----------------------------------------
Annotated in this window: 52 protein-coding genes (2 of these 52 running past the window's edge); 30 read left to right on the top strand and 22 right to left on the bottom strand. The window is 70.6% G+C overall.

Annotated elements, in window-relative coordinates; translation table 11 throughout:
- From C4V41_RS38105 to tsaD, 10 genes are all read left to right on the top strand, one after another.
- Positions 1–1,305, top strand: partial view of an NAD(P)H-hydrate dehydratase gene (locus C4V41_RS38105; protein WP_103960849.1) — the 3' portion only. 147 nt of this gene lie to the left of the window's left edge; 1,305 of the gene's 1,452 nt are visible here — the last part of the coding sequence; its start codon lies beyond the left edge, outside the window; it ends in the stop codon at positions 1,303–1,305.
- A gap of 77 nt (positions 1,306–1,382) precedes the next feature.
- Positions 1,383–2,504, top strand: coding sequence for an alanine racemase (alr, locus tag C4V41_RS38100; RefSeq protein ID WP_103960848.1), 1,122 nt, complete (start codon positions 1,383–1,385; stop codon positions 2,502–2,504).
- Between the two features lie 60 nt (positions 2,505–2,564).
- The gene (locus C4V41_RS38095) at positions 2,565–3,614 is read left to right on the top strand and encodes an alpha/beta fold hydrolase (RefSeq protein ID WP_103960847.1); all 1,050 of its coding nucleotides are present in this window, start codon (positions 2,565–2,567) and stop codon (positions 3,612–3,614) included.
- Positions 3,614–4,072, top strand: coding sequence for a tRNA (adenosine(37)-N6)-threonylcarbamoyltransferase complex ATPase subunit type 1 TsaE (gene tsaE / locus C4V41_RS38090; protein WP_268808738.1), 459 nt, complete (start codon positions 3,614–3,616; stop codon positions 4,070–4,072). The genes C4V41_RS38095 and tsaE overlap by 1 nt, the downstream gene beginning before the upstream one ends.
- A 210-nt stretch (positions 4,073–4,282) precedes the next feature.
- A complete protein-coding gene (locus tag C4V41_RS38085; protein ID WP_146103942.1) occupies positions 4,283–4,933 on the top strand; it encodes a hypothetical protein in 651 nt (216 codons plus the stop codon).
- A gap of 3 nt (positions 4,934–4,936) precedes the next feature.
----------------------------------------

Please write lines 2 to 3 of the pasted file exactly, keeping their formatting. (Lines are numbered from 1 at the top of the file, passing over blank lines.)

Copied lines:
Annotated elements, in window-relative coordinates; translation table 11 throughout:
- From C4V41_RS38105 to tsaD, 10 genes are all read left to right on the top strand, one after another.